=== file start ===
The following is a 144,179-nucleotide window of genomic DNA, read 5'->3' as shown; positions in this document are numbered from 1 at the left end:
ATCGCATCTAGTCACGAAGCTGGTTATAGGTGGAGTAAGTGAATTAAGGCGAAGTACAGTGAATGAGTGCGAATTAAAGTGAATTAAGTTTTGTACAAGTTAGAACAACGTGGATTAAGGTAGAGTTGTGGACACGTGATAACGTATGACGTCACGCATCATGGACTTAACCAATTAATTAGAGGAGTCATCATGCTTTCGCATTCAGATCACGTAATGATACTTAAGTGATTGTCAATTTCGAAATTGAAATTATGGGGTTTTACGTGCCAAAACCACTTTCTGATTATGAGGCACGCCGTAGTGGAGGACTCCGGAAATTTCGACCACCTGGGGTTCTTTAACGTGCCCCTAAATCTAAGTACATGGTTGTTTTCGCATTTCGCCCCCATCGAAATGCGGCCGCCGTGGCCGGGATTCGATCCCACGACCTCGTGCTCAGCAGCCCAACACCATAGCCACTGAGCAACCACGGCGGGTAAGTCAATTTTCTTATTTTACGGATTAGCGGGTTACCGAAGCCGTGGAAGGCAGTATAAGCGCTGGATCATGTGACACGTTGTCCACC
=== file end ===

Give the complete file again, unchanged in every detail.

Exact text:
The following is a 144,179-nucleotide window of genomic DNA, read 5'->3' as shown; positions in this document are numbered from 1 at the left end:
ATCGCATCTAGTCACGAAGCTGGTTATAGGTGGAGTAAGTGAATTAAGGCGAAGTACAGTGAATGAGTGCGAATTAAAGTGAATTAAGTTTTGTACAAGTTAGAACAACGTGGATTAAGGTAGAGTTGTGGACACGTGATAACGTATGACGTCACGCATCATGGACTTAACCAATTAATTAGAGGAGTCATCATGCTTTCGCATTCAGATCACGTAATGATACTTAAGTGATTGTCAATTTCGAAATTGAAATTATGGGGTTTTACGTGCCAAAACCACTTTCTGATTATGAGGCACGCCGTAGTGGAGGACTCCGGAAATTTCGACCACCTGGGGTTCTTTAACGTGCCCCTAAATCTAAGTACATGGTTGTTTTCGCATTTCGCCCCCATCGAAATGCGGCCGCCGTGGCCGGGATTCGATCCCACGACCTCGTGCTCAGCAGCCCAACACCATAGCCACTGAGCAACCACGGCGGGTAAGTCAATTTTCTTATTTTACGGATTAGCGGGTTACCGAAGCCGTGGAAGGCAGTATAAGCGCTGGATCATGTGACACGTTGTCCACC